Dexamethasone-releasing PLGA poly(lactic-co-glycolic acid) microsphere/PVA (polyvinyl alcohol) hydrogel composite coatings have been shown to prevent the foreign body reaction (FBR) to subcutaneous implants in small and large animal models. Such coatings were developed to extend the lifetime of implantable biosensors. However, long-term exposure of tissue to low levels of dexamethasone results in a reduction in blood vessel density due to the anti-angiogenic effect of dexamethasone. This mild effect, while not threatening to the subject's health, may interfere with analyte detection and the sensor response time over the long-term. The present work is focused on the development of coatings that deliver combinations of three tissue response modifiers (TRMs): dexamethasone, VEGF (vascular endothelial growth factor) and PDGF (platelet derived growth factor). Dexamethasone, VEGF and PDGF prevent the FBR, increase angiogenesis and promote blood vessel maturation (which increases blood flow), respectively. To minimize any potential interference among these three TRMs (for example, PDGF increases fibrosis), the relative doses of dexamethasone, VEGF and PDGF were adjusted. It was determined that: a) all three TRMs are required for maximum promotion of angiogenesis, blood vessel maturation and prevention of the FBR; b) VEGF has to be administered at higher doses than PDGF; c) an increase in dexamethasone dosing must be accompanied by a proportional increase in growth factor dosing; and d) modification of the TRM ratio can achieve a constant capillary density throughout the implantation period which is important for applications such as biosensors to maintain sensitivity and a stable sensor baseline. Moreover, an osmosis-driven process for encapsulation of proteins in PLGA microspheres that showed low burst release was developed.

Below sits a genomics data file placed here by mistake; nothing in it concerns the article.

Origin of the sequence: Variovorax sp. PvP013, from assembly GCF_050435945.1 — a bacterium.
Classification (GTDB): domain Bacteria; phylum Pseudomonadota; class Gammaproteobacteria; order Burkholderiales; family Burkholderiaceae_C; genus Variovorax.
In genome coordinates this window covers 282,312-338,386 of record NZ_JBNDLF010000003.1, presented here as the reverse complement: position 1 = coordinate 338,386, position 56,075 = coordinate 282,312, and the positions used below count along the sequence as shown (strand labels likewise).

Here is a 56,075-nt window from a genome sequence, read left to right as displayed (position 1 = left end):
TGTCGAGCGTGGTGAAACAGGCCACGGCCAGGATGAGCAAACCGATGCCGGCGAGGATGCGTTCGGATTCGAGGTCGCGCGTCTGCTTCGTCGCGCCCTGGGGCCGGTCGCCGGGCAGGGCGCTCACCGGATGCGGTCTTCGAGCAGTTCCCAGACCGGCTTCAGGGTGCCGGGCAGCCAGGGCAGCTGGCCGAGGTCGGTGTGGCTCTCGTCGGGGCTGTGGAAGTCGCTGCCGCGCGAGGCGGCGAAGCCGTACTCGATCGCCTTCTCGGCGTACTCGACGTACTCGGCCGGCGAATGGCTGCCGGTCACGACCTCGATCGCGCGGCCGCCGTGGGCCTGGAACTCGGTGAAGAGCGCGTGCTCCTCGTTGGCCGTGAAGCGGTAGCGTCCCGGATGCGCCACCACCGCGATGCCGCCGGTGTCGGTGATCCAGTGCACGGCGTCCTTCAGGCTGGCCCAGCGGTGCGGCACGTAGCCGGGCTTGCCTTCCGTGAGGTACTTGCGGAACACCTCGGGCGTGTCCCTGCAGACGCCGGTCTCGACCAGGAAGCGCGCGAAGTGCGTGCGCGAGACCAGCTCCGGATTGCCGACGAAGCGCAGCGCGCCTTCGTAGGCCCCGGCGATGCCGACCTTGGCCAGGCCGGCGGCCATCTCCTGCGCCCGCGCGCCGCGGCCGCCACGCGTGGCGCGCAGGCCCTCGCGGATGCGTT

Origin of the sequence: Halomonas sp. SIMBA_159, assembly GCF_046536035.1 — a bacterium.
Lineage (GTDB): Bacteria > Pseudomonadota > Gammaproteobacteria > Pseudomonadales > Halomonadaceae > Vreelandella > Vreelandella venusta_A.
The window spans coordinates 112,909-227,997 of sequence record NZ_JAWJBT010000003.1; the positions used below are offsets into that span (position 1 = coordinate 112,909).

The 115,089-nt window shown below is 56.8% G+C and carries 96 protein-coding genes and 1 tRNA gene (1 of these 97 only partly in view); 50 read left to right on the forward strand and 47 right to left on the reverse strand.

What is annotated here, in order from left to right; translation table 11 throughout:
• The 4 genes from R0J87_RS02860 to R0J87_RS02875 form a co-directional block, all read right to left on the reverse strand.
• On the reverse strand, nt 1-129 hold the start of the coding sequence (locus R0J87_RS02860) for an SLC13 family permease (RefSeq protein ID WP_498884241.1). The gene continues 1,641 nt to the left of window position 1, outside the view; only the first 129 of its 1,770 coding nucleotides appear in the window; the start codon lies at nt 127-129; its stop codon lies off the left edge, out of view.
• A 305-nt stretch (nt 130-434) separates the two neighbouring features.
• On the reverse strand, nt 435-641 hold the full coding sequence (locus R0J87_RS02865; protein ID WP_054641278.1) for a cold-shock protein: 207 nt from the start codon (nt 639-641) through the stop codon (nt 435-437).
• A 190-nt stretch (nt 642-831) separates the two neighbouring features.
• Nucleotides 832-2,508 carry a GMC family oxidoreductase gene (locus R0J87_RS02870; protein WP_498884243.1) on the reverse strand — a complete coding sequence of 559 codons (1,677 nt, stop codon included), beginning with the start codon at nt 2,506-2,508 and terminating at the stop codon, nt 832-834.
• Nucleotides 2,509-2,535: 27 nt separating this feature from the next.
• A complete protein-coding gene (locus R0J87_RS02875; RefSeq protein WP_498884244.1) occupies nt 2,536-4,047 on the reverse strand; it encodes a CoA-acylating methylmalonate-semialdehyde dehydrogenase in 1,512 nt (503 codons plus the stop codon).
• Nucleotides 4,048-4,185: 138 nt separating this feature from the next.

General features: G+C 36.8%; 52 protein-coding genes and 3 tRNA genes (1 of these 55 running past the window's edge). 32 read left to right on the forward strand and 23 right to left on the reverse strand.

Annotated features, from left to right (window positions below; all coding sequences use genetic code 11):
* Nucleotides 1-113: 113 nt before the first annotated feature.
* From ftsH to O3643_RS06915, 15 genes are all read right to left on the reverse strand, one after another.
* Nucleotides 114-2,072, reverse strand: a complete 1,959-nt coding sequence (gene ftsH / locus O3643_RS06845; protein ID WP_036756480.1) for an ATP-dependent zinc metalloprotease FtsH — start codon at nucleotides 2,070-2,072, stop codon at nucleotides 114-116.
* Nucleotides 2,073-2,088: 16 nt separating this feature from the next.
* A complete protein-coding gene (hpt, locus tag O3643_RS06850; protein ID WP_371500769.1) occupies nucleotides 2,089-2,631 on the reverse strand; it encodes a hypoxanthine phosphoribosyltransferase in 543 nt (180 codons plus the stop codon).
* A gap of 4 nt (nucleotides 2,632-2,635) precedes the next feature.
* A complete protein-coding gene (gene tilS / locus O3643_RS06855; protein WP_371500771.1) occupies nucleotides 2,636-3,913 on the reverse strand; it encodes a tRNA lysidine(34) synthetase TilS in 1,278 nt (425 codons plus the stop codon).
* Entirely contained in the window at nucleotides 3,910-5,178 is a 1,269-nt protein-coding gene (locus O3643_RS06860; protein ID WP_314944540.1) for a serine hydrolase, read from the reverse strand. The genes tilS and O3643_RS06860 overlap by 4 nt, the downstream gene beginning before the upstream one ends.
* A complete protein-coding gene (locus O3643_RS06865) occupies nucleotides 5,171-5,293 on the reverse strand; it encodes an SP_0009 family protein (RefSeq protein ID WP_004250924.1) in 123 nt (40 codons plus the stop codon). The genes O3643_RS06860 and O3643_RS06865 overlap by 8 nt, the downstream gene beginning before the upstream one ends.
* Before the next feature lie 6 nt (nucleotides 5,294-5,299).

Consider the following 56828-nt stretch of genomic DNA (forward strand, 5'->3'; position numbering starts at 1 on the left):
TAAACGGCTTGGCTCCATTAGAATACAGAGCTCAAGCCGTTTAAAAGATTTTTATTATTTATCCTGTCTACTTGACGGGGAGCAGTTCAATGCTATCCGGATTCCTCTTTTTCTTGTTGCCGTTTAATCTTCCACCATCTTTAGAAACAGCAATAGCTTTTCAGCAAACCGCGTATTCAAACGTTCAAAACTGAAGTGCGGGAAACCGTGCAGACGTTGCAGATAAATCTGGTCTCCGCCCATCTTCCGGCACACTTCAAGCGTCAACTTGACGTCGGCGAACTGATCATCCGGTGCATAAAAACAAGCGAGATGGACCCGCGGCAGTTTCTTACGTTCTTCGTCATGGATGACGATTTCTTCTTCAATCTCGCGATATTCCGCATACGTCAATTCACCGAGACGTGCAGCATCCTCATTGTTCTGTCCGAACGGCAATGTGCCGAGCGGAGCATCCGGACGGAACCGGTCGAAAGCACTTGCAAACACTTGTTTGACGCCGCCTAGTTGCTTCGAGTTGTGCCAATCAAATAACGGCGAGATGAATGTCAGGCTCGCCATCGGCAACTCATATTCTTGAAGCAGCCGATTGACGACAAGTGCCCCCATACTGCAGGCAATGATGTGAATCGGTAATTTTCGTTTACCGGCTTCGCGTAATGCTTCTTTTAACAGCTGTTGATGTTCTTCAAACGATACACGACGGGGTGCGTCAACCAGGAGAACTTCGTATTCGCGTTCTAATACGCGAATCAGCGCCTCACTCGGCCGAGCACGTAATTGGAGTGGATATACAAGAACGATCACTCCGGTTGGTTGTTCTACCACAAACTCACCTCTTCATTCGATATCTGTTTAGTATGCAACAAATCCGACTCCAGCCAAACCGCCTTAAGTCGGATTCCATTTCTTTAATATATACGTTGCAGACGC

- Foreign body reaction
- PLGA microspheres
- Platelet dericed growth factor
- Vascular endothelial growth factor